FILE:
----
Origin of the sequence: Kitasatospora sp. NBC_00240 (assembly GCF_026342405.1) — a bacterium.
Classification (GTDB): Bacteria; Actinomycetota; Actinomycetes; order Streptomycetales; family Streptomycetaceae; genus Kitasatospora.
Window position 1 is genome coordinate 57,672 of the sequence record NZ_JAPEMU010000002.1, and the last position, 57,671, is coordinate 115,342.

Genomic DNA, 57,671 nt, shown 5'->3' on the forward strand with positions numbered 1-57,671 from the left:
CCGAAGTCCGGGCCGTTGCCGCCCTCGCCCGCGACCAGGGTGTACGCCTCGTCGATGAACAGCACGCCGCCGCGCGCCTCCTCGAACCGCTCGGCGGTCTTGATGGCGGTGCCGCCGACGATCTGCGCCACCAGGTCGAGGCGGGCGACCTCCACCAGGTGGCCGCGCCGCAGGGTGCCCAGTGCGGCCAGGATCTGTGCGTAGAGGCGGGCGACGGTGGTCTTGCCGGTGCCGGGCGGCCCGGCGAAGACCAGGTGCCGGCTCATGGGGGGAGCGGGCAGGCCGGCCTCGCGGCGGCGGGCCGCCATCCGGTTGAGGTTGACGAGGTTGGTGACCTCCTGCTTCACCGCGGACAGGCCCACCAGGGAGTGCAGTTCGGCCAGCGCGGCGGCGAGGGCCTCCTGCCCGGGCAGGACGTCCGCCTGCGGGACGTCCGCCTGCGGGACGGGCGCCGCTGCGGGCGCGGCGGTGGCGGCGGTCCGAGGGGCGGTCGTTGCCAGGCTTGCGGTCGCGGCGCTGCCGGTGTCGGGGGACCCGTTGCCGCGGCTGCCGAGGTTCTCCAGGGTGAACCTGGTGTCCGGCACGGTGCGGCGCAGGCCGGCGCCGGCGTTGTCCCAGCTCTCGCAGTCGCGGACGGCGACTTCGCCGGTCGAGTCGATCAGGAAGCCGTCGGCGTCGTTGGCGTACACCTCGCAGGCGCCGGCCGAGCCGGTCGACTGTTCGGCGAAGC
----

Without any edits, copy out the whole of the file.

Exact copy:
Origin of the sequence: Kitasatospora sp. NBC_00240 (assembly GCF_026342405.1) — a bacterium.
Classification (GTDB): Bacteria; Actinomycetota; Actinomycetes; order Streptomycetales; family Streptomycetaceae; genus Kitasatospora.
Window position 1 is genome coordinate 57,672 of the sequence record NZ_JAPEMU010000002.1, and the last position, 57,671, is coordinate 115,342.

Genomic DNA, 57,671 nt, shown 5'->3' on the forward strand with positions numbered 1-57,671 from the left:
CCGAAGTCCGGGCCGTTGCCGCCCTCGCCCGCGACCAGGGTGTACGCCTCGTCGATGAACAGCACGCCGCCGCGCGCCTCCTCGAACCGCTCGGCGGTCTTGATGGCGGTGCCGCCGACGATCTGCGCCACCAGGTCGAGGCGGGCGACCTCCACCAGGTGGCCGCGCCGCAGGGTGCCCAGTGCGGCCAGGATCTGTGCGTAGAGGCGGGCGACGGTGGTCTTGCCGGTGCCGGGCGGCCCGGCGAAGACCAGGTGCCGGCTCATGGGGGGAGCGGGCAGGCCGGCCTCGCGGCGGCGGGCCGCCATCCGGTTGAGGTTGACGAGGTTGGTGACCTCCTGCTTCACCGCGGACAGGCCCACCAGGGAGTGCAGTTCGGCCAGCGCGGCGGCGAGGGCCTCCTGCCCGGGCAGGACGTCCGCCTGCGGGACGTCCGCCTGCGGGACGGGCGCCGCTGCGGGCGCGGCGGTGGCGGCGGTCCGAGGGGCGGTCGTTGCCAGGCTTGCGGTCGCGGCGCTGCCGGTGTCGGGGGACCCGTTGCCGCGGCTGCCGAGGTTCTCCAGGGTGAACCTGGTGTCCGGCACGGTGCGGCGCAGGCCGGCGCCGGCGTTGTCCCAGCTCTCGCAGTCGCGGACGGCGACTTCGCCGGTCGAGTCGATCAGGAAGCCGTCGGCGTCGTTGGCGTACACCTCGCAGGCGCCGGCCGAGCCGGTCGACTGTTCGGCGAAGC